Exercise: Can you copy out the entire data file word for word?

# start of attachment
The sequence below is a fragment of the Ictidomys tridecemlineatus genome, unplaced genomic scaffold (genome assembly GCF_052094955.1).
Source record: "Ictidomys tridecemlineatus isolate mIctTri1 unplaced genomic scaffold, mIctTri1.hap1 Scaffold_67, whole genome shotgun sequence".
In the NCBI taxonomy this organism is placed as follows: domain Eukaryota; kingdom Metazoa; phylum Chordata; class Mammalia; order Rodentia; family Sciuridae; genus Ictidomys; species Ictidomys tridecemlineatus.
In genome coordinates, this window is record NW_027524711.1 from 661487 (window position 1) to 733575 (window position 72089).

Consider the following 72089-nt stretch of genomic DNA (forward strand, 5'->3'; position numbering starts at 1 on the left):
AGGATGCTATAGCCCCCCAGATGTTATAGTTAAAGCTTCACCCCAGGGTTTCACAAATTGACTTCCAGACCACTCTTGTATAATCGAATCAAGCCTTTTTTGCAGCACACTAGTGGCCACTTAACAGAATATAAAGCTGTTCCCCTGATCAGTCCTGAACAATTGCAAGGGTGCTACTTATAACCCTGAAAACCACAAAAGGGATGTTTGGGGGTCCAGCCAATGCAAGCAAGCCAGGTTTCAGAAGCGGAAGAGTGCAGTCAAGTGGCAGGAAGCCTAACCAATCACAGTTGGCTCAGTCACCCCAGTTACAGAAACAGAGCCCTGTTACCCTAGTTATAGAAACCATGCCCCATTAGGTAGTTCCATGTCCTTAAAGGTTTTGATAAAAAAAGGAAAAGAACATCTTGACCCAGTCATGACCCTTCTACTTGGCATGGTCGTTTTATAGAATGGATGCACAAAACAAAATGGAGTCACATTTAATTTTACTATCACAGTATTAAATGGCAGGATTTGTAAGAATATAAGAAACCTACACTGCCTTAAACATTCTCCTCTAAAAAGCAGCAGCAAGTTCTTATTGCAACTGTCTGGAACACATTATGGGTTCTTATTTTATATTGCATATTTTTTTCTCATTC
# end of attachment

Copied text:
The sequence below is a fragment of the Ictidomys tridecemlineatus genome, unplaced genomic scaffold (genome assembly GCF_052094955.1).
Source record: "Ictidomys tridecemlineatus isolate mIctTri1 unplaced genomic scaffold, mIctTri1.hap1 Scaffold_67, whole genome shotgun sequence".
In the NCBI taxonomy this organism is placed as follows: domain Eukaryota; kingdom Metazoa; phylum Chordata; class Mammalia; order Rodentia; family Sciuridae; genus Ictidomys; species Ictidomys tridecemlineatus.
In genome coordinates, this window is record NW_027524711.1 from 661487 (window position 1) to 733575 (window position 72089).

Consider the following 72089-nt stretch of genomic DNA (forward strand, 5'->3'; position numbering starts at 1 on the left):
AGGATGCTATAGCCCCCCAGATGTTATAGTTAAAGCTTCACCCCAGGGTTTCACAAATTGACTTCCAGACCACTCTTGTATAATCGAATCAAGCCTTTTTTGCAGCACACTAGTGGCCACTTAACAGAATATAAAGCTGTTCCCCTGATCAGTCCTGAACAATTGCAAGGGTGCTACTTATAACCCTGAAAACCACAAAAGGGATGTTTGGGGGTCCAGCCAATGCAAGCAAGCCAGGTTTCAGAAGCGGAAGAGTGCAGTCAAGTGGCAGGAAGCCTAACCAATCACAGTTGGCTCAGTCACCCCAGTTACAGAAACAGAGCCCTGTTACCCTAGTTATAGAAACCATGCCCCATTAGGTAGTTCCATGTCCTTAAAGGTTTTGATAAAAAAAGGAAAAGAACATCTTGACCCAGTCATGACCCTTCTACTTGGCATGGTCGTTTTATAGAATGGATGCACAAAACAAAATGGAGTCACATTTAATTTTACTATCACAGTATTAAATGGCAGGATTTGTAAGAATATAAGAAACCTACACTGCCTTAAACATTCTCCTCTAAAAAGCAGCAGCAAGTTCTTATTGCAACTGTCTGGAACACATTATGGGTTCTTATTTTATATTGCATATTTTTTTCTCATTC